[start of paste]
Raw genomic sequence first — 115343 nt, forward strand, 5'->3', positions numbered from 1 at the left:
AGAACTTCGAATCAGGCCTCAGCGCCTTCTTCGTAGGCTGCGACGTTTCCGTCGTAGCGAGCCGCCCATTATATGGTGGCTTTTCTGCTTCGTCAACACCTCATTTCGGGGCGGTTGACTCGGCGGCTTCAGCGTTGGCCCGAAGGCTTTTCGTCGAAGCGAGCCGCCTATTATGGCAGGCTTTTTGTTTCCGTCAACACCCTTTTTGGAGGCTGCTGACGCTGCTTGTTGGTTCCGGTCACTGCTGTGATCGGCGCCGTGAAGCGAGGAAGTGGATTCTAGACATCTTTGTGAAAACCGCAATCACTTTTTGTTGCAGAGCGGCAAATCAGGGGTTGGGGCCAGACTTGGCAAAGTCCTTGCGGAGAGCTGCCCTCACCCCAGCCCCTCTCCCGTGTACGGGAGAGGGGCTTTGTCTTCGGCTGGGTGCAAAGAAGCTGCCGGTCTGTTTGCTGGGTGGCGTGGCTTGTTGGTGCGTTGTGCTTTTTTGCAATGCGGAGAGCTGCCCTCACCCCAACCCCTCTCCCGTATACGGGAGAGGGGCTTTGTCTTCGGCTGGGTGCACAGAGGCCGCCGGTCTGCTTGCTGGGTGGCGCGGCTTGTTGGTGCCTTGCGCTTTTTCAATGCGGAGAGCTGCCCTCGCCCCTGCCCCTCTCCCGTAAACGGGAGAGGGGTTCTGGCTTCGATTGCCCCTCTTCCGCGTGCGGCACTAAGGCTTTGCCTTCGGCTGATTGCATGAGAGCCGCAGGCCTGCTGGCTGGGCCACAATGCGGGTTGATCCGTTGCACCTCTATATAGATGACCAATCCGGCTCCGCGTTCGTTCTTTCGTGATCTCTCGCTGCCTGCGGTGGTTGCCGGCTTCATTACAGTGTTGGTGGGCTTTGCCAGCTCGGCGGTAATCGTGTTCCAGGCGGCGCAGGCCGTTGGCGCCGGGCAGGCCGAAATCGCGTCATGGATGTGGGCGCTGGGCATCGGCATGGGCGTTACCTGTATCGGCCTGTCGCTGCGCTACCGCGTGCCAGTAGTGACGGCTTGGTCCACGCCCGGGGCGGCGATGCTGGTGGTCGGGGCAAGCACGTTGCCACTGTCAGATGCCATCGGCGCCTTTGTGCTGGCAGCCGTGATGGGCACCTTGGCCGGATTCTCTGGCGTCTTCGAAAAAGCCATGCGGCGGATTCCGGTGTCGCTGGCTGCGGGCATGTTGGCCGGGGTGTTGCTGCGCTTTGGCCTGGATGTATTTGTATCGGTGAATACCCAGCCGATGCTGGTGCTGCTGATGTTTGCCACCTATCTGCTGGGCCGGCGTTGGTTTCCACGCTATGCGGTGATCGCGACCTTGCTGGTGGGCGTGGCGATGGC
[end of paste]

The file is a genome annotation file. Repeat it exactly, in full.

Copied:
Raw genomic sequence first — 115343 nt, forward strand, 5'->3', positions numbered from 1 at the left:
AGAACTTCGAATCAGGCCTCAGCGCCTTCTTCGTAGGCTGCGACGTTTCCGTCGTAGCGAGCCGCCCATTATATGGTGGCTTTTCTGCTTCGTCAACACCTCATTTCGGGGCGGTTGACTCGGCGGCTTCAGCGTTGGCCCGAAGGCTTTTCGTCGAAGCGAGCCGCCTATTATGGCAGGCTTTTTGTTTCCGTCAACACCCTTTTTGGAGGCTGCTGACGCTGCTTGTTGGTTCCGGTCACTGCTGTGATCGGCGCCGTGAAGCGAGGAAGTGGATTCTAGACATCTTTGTGAAAACCGCAATCACTTTTTGTTGCAGAGCGGCAAATCAGGGGTTGGGGCCAGACTTGGCAAAGTCCTTGCGGAGAGCTGCCCTCACCCCAGCCCCTCTCCCGTGTACGGGAGAGGGGCTTTGTCTTCGGCTGGGTGCAAAGAAGCTGCCGGTCTGTTTGCTGGGTGGCGTGGCTTGTTGGTGCGTTGTGCTTTTTTGCAATGCGGAGAGCTGCCCTCACCCCAACCCCTCTCCCGTATACGGGAGAGGGGCTTTGTCTTCGGCTGGGTGCACAGAGGCCGCCGGTCTGCTTGCTGGGTGGCGCGGCTTGTTGGTGCCTTGCGCTTTTTCAATGCGGAGAGCTGCCCTCGCCCCTGCCCCTCTCCCGTAAACGGGAGAGGGGTTCTGGCTTCGATTGCCCCTCTTCCGCGTGCGGCACTAAGGCTTTGCCTTCGGCTGATTGCATGAGAGCCGCAGGCCTGCTGGCTGGGCCACAATGCGGGTTGATCCGTTGCACCTCTATATAGATGACCAATCCGGCTCCGCGTTCGTTCTTTCGTGATCTCTCGCTGCCTGCGGTGGTTGCCGGCTTCATTACAGTGTTGGTGGGCTTTGCCAGCTCGGCGGTAATCGTGTTCCAGGCGGCGCAGGCCGTTGGCGCCGGGCAGGCCGAAATCGCGTCATGGATGTGGGCGCTGGGCATCGGCATGGGCGTTACCTGTATCGGCCTGTCGCTGCGCTACCGCGTGCCAGTAGTGACGGCTTGGTCCACGCCCGGGGCGGCGATGCTGGTGGTCGGGGCAAGCACGTTGCCACTGTCAGATGCCATCGGCGCCTTTGTGCTGGCAGCCGTGATGGGCACCTTGGCCGGATTCTCTGGCGTCTTCGAAAAAGCCATGCGGCGGATTCCGGTGTCGCTGGCTGCGGGCATGTTGGCCGGGGTGTTGCTGCGCTTTGGCCTGGATGTATTTGTATCGGTGAATACCCAGCCGATGCTGGTGCTGCTGATGTTTGCCACCTATCTGCTGGGCCGGCGTTGGTTTCCACGCTATGCGGTGATCGCGACCTTGCTGGTGGGCGTGGCGATGGC